Here are six updates on Medicaid in six states:
1. Missouri — Twelve health centers, including St. Louis-based CareSTL Health, publicly urged the Supreme Court to approve the state's Medicaid expansion in a brief filed July 3. This is the third brief filed encouraging the court to sign off on the expansion, alongside business and healthcare coalitions.
2. Illinois — A bill signed July 6 adds marriage and smoking counseling, opioid-related hospitalization, and increased veteran support to Medicaid — all while increasing some provider pay rates. The bill may also cut costs for Children's Health Insurance Program recipients, as it permanently extends some premium suspensions issued during the pandemic.
3. New Jersey — A revised "cover all kids" bill expands Medicaid coverage to children who lack legal residency without explicitly mentioning them. Lawmakers allegedly omitted such children from the bill's wording because many were up for reelection, according to NJ Spotlight News. Through the bill, families living in the country without legal permission must pay for a FamilyCare Advantage plan, then use a "hardship waiver" to excuse expenses.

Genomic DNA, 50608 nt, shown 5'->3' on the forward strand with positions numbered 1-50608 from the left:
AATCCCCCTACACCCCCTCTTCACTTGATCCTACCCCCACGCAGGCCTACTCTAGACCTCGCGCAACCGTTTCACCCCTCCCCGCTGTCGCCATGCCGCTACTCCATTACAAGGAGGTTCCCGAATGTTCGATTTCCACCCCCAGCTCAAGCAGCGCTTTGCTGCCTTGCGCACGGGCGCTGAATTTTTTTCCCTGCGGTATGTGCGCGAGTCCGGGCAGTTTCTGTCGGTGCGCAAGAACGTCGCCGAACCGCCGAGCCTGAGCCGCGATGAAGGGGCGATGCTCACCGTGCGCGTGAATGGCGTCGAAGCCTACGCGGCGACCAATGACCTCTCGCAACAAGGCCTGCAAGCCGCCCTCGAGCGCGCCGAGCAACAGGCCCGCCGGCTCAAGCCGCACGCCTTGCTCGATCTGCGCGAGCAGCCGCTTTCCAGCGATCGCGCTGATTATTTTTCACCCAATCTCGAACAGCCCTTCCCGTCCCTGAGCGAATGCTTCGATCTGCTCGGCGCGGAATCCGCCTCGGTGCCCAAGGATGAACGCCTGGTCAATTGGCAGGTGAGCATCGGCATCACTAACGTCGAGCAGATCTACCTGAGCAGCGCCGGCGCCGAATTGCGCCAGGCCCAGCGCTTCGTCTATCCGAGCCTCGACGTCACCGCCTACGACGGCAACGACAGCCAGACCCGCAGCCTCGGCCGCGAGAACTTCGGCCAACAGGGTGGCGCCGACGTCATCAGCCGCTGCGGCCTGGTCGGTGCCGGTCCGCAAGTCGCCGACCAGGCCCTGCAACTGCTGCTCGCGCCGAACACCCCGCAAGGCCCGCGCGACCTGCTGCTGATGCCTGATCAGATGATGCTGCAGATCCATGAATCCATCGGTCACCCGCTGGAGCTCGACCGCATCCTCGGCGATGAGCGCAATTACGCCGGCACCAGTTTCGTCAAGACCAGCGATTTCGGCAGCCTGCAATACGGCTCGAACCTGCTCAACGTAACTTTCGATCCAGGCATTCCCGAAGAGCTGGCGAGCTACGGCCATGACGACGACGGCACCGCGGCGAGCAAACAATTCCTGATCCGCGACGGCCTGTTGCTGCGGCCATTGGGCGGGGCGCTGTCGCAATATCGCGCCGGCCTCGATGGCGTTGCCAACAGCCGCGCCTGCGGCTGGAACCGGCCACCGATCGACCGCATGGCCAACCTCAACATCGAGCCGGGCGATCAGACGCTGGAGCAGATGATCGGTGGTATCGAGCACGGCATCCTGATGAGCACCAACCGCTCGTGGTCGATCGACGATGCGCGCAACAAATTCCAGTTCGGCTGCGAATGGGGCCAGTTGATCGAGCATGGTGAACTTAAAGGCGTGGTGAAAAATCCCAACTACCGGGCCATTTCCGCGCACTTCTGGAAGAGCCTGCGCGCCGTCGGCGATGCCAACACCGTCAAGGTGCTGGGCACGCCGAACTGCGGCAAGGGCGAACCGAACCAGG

4. Oklahoma — After being the most recent state to expand Medicaid, Oklahoma is set on education and advertising as it aims to enroll 200,000 new members this year. Many of the initial enrollees are reapplications, so the Oklahoma Health Care Authority is taking out a $500,000 contract with a marketing firm to roll out the "full gamut of integrated advertising," according to The Journal Record.
5. South Dakota — Two different petitions are looking to get Medicaid expansion on the 2022 ballot. One of the petitions utilizes an implementation date, which would set a deadline of July 1, 2023, to roll out expansion, but organizers have publicly supported participants signing both petitions, according to Dakota News Now.
6. Virginia — Medicaid enrollment recently hit 550,000 Virginians, largely due a surge during the pandemic. The 40 percent increase over pre-pandemic numbers is partially credited to Coronavirus Aid, Relief and Economic Security Act funding to prevent unenrollment and double-digit unemployment, according to Virginia Mercury.